This is an interesting take. I don’t feel like it captures the way I have perceived my usage of “sorry, not sorry,” usually as a hashtag. For me, it’s been a flag to indicate that I know that society/the patriarchy/ingrained cultural expectations EXPECT me to be sorry about what I’m saying, but I’m not sorry about it. Rather than something snarky, it’s more a way for me to say — I know you don’t want to hear this, but I’m not sorry for saying it. For example, the following posts I made on Facebook:
“Well, Michael Spencer blocked me on Medium. Guess I pointed out his horribly blatant sexism one too many times? #sorrynotsorry”
“I have been avoiding the news again because, fuck man. I just can’t. In what world are trans rights NOT human rights?! If you think that trans people don’t need to be part of the conversation, and have the same rights as these cis white male elephant boogers in the government, you are just… ridiculous. I mean, they do realize that changing definitions and not saying words isn’t going to make millions of people not actually exist, right? They’re not Tinker Bell, dickbags. They’re going to exist whether you like it or not, and I will stand with them and we will fight until we can’t stand. Fuck this noise. BE HUMANS. CARE ABOUT OTHER HUMANS AND BE GOOD TO THEM. Jesus.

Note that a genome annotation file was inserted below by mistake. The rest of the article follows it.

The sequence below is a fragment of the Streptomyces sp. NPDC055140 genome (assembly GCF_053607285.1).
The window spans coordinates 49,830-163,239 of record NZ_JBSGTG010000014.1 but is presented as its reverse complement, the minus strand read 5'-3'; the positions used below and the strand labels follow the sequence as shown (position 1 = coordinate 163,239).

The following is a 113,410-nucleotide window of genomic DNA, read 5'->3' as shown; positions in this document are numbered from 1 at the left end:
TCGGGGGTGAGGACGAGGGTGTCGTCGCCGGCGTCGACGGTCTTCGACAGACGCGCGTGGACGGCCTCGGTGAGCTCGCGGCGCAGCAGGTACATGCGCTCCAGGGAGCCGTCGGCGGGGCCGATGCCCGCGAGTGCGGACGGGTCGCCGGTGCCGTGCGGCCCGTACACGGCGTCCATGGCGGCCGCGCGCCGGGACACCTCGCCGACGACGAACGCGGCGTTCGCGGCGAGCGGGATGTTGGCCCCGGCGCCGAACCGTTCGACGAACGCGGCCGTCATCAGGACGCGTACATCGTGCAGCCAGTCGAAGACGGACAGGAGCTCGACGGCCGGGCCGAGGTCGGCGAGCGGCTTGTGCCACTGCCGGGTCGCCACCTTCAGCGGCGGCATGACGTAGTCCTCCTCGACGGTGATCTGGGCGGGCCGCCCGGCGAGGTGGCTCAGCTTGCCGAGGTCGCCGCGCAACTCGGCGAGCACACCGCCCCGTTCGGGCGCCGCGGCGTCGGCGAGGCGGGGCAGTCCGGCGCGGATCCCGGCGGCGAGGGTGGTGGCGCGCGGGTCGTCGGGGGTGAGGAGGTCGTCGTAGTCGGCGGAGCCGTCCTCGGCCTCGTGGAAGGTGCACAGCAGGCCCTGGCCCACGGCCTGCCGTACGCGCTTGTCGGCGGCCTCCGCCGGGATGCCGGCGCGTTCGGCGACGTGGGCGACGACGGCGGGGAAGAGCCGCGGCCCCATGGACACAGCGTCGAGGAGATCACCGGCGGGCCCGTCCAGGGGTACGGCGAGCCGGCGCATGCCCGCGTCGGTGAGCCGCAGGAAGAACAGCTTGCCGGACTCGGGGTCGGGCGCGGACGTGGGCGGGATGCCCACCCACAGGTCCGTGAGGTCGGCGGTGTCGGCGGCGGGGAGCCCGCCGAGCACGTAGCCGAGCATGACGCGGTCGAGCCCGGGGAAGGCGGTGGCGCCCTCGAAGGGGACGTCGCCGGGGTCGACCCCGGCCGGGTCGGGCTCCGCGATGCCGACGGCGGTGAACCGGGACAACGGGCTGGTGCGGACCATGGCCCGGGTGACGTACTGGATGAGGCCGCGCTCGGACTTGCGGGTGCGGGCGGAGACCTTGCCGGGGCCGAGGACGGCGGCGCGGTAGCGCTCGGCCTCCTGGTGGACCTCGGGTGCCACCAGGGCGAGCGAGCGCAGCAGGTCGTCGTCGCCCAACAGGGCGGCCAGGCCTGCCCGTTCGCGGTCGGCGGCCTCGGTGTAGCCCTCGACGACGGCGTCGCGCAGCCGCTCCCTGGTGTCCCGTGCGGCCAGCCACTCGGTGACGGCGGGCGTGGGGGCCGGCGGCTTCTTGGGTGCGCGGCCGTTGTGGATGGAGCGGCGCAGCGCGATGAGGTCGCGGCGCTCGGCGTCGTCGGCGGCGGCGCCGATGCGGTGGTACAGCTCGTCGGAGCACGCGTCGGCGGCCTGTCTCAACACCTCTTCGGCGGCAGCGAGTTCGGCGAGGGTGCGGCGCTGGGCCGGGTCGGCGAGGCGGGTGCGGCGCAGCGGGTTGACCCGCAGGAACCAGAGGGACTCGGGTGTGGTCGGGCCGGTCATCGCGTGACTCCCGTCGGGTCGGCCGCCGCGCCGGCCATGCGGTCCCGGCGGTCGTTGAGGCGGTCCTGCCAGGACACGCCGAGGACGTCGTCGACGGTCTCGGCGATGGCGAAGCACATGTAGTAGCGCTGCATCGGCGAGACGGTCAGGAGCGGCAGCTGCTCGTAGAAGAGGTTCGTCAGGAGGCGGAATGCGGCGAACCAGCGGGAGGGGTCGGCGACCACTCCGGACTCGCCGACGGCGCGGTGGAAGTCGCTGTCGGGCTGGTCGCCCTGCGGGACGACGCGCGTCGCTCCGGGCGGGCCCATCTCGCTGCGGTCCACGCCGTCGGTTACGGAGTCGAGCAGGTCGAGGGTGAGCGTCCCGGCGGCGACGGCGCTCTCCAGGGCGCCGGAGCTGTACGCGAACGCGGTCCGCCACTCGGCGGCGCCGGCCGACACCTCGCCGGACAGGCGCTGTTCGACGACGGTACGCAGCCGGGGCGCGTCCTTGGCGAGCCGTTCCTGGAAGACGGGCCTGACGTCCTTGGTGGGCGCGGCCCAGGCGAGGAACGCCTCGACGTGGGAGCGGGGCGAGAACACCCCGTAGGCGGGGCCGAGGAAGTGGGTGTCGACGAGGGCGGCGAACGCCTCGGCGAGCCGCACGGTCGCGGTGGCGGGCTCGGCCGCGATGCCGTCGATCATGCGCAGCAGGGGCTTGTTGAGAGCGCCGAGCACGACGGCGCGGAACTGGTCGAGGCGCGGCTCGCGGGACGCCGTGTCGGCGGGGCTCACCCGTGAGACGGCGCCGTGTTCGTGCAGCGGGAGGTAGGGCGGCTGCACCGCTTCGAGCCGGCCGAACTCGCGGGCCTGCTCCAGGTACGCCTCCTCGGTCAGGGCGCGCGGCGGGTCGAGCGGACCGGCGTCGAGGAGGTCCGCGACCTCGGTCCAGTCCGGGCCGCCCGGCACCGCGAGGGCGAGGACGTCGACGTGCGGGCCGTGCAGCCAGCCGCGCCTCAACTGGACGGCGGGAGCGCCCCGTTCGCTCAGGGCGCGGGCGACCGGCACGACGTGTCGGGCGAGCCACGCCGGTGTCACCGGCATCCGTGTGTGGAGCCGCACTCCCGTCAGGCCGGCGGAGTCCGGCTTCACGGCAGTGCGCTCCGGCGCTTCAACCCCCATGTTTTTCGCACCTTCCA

PS I almost put a language warning on this but #sorrynotsorry it deserves all the bad language.”
The use of “no offense” wouldn’t really apply in either case. It’s more used as a way to say “I’m not sorry because you should be mad about this too.”